Invader could threaten Lake Erie
Wildlife officials hope to prevent Asian carp from wreaking
By John Seewer
TOLEDO - It's hard to say what would happen if the Asian
carp -- a voracious fish that can eat half its body weight
in a day -- slips into Lake Erie.
So far, the aquatic invader has mainly infested and upset
the food chain in rivers and their tributaries outside
But it's moving closer. The carp has been found in the
Ohio River in Indiana and Kentucky. It's also creeping
toward Lake Michigan.
Ohio wildlife leaders say there is little that can be
done to stop the carp from moving up the Ohio River, so
their focus is keeping it out of the Great Lakes and protecting
Lake Erie's $1 billion sport fishing industry. Almost
60 years ago, another Great Lakes invader -- the sea lamprey
-- wiped out the trout population.
The plan is to try to stop the Asian carp from entering
the Great Lakes by building a permanent electric barrier
across the 150-foot wide Chicago ship canal that connects
Lake Michigan with the Illinois River.
``It has to be priority one for the Great Lakes,'' said
Sam Speck, director of the Ohio Department of Natural
Resources. ``We cannot compromise getting it done.''
The U.S. Army Corps of Engineers, which was to begin
building the barrier this spring, cut funding for the
project. But it reversed the decision this month after
lobbying from politicians and wildlife leaders.
A temporary barrier designed to last three years has
been in place on the canal since 2002. It uses electric
cables under the canal that emit low-level charges to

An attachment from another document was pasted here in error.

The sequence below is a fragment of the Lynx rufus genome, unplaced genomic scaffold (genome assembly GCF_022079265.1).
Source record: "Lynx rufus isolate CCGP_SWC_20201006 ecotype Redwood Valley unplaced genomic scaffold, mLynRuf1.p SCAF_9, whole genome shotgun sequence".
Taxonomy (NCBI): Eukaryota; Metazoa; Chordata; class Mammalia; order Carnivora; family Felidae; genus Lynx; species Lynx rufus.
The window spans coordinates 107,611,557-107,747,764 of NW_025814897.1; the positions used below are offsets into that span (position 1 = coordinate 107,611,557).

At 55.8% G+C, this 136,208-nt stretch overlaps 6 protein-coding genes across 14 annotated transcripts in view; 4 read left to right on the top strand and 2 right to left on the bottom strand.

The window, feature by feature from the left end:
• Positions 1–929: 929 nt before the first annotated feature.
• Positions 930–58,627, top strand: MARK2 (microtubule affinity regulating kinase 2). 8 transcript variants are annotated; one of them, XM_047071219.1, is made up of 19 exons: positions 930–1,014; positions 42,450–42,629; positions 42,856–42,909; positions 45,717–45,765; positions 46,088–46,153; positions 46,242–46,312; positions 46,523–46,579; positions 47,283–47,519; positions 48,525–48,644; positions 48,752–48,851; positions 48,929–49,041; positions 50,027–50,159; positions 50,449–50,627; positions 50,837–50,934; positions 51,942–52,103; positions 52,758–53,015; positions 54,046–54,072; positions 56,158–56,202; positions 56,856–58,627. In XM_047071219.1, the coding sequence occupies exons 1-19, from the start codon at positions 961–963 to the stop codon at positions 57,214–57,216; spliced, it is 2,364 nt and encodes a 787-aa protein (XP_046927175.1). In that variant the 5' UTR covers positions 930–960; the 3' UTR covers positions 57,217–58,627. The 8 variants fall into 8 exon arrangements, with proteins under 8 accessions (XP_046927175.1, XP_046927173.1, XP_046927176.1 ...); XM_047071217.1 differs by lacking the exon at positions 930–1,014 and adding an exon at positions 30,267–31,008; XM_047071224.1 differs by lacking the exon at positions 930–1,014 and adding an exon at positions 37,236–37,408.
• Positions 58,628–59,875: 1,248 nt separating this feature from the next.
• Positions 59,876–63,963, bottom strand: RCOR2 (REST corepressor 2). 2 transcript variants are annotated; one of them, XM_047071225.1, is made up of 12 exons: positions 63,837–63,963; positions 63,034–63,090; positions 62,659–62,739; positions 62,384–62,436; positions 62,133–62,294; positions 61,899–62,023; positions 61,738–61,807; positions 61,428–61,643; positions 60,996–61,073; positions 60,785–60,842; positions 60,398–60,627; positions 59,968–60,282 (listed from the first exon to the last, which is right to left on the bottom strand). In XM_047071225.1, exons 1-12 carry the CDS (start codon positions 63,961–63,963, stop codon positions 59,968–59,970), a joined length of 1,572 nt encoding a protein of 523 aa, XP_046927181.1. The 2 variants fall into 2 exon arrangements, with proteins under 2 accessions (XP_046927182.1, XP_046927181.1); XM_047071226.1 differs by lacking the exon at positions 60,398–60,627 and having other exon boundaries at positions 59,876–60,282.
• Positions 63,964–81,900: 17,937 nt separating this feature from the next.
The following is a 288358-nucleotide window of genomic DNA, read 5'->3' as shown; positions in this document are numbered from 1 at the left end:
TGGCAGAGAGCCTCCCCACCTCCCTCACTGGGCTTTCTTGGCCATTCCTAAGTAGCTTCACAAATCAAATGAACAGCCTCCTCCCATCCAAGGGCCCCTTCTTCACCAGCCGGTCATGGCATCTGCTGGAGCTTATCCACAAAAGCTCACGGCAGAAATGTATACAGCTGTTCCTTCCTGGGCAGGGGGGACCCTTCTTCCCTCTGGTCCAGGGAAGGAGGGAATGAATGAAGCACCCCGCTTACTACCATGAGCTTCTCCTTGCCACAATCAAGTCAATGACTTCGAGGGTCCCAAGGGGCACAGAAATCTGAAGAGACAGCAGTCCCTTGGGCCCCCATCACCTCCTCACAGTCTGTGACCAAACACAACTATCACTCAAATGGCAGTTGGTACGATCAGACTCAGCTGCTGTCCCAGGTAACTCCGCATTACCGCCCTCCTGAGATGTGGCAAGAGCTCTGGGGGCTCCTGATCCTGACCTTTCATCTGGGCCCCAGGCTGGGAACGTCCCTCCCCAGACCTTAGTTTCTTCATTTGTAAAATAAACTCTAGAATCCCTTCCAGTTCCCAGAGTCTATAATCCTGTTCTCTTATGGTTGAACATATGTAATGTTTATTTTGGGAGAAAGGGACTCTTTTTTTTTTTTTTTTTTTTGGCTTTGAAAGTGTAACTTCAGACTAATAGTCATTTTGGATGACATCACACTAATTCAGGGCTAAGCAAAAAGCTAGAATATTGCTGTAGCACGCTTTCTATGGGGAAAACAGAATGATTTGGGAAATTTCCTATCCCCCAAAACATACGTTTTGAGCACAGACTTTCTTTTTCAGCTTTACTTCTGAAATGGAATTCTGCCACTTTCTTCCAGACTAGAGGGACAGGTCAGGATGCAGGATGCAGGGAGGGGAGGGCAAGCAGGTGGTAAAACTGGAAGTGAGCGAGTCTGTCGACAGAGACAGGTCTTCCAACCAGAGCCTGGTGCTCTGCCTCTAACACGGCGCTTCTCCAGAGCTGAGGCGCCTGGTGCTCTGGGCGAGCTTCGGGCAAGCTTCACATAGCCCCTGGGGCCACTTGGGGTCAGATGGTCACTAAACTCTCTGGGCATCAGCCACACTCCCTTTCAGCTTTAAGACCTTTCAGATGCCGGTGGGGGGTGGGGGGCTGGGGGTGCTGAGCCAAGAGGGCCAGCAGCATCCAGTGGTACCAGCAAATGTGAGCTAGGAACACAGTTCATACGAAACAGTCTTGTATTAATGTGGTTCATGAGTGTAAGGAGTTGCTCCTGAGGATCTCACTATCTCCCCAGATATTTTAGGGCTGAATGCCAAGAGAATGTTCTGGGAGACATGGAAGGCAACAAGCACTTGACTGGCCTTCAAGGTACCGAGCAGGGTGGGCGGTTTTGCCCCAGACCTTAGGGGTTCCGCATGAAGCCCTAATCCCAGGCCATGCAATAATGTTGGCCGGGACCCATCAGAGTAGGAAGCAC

keep fish away.
A group of 25 Great Lakes lawmakers asked that the funding
be restored so the project can be completed this year.
Ohio wildlife leaders went as far as telling the federal
government that the dredging of harbors and toxic cleanup
in Lake Erie could wait until money was secured for the
``Those kinds of things, if we delayed them a year, we
could still do them the next year,'' said Speck, also
chairman of the Great Lakes Commission.
Mark Gaden, spokesman for the Great Lakes Fishery Commission,
credited Ohio's delegation for realizing that even though
the barrier is being built in Chicago, it is vital to
protecting all of the Great Lakes.
Because the carp, which can weigh up to 100 pounds, haven't
been found in waters comparable to the Great Lakes, it's
not known what impact they would have.
``We have every reason to believe that if they entered
the Great Lakes, they would have a massive impact on the
ecosystem,'' Gaden said.
Researchers say the carp are well suited to the climate
in the Great Lakes area and have thrived in large river
areas that are similar to the bays and estuaries found
in the lakes.
``We have the kind of habitat that would be good for
their growth and reproduction,'' said Gary Isbell, fish
management and research administrator for the state's
Last fall, the state surveyed three Ohio River tributaries
-- the Miami, Muskingum and Scioto rivers -- but did not
find any evidence of the Asian carp, Isbell said.
Still, they have been found lower down in the Ohio River.
``I think most of us think that it is inevitable they'll
become abundant in the Ohio River,'' Isbell said.
``We're hopeful we can prevent them from getting in the
Great Lakes,'' he said.
The carp have the potential to alter the Great Lakes
in a way not seen since sea lampreys destroyed the trout
population during the 1940s and 1950s.
The sea lampreys -- sometimes called a ``fish vampire''
because they attach to the body of a fish and suck its
blood -- are now under control. Officials used chemicals
to kill their larvae in rivers that feed into the lake.
But it took years of research and millions of dollars
to stop them.
The carp could damage Lake Erie's tourism industry too,
costing jobs that rely on boaters and anglers.
``All of that brings in an enormous amount of money and
a tremendous number of jobs,'' Speck said.
That's why there's a united effort to stop the Asian
carp before it's too late.
``You don't have many opportunities to head off an invasion
at the pass,'' Gaden said.
Those who make a living fishing on the lake know how
devastating the carp could be and how quickly they could
``It won't take long,'' said Pat Chrysler, a fishing
guide from Put-in-Bay. ``It will take only one season
and we'll have them everywhere.''